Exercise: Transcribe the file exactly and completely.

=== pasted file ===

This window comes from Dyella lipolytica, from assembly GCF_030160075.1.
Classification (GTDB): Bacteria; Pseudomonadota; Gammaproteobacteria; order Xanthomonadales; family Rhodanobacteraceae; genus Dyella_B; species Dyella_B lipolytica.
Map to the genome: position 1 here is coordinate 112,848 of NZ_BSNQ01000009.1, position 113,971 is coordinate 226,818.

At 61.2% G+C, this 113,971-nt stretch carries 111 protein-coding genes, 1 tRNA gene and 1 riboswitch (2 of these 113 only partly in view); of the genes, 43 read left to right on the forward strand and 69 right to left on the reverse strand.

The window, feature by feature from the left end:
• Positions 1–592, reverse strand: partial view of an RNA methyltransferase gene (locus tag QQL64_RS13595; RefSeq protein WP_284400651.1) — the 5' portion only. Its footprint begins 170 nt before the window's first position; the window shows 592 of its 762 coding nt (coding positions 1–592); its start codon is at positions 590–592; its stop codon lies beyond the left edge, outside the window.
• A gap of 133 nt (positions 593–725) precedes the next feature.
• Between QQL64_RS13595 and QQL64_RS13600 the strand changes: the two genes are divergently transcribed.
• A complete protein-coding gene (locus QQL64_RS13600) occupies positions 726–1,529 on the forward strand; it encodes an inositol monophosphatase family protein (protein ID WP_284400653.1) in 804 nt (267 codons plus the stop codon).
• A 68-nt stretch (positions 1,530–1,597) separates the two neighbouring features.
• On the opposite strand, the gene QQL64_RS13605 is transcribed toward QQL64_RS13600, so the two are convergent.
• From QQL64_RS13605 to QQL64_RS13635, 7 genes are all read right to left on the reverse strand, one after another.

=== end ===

This window comes from Dyella lipolytica, from assembly GCF_030160075.1.
Classification (GTDB): Bacteria; Pseudomonadota; Gammaproteobacteria; order Xanthomonadales; family Rhodanobacteraceae; genus Dyella_B; species Dyella_B lipolytica.
Map to the genome: position 1 here is coordinate 112,848 of NZ_BSNQ01000009.1, position 113,971 is coordinate 226,818.

At 61.2% G+C, this 113,971-nt stretch carries 111 protein-coding genes, 1 tRNA gene and 1 riboswitch (2 of these 113 only partly in view); of the genes, 43 read left to right on the forward strand and 69 right to left on the reverse strand.

The window, feature by feature from the left end:
• Positions 1–592, reverse strand: partial view of an RNA methyltransferase gene (locus tag QQL64_RS13595; RefSeq protein WP_284400651.1) — the 5' portion only. Its footprint begins 170 nt before the window's first position; the window shows 592 of its 762 coding nt (coding positions 1–592); its start codon is at positions 590–592; its stop codon lies beyond the left edge, outside the window.
• A gap of 133 nt (positions 593–725) precedes the next feature.
• Between QQL64_RS13595 and QQL64_RS13600 the strand changes: the two genes are divergently transcribed.
• A complete protein-coding gene (locus QQL64_RS13600) occupies positions 726–1,529 on the forward strand; it encodes an inositol monophosphatase family protein (protein ID WP_284400653.1) in 804 nt (267 codons plus the stop codon).
• A 68-nt stretch (positions 1,530–1,597) separates the two neighbouring features.
• On the opposite strand, the gene QQL64_RS13605 is transcribed toward QQL64_RS13600, so the two are convergent.
• From QQL64_RS13605 to QQL64_RS13635, 7 genes are all read right to left on the reverse strand, one after another.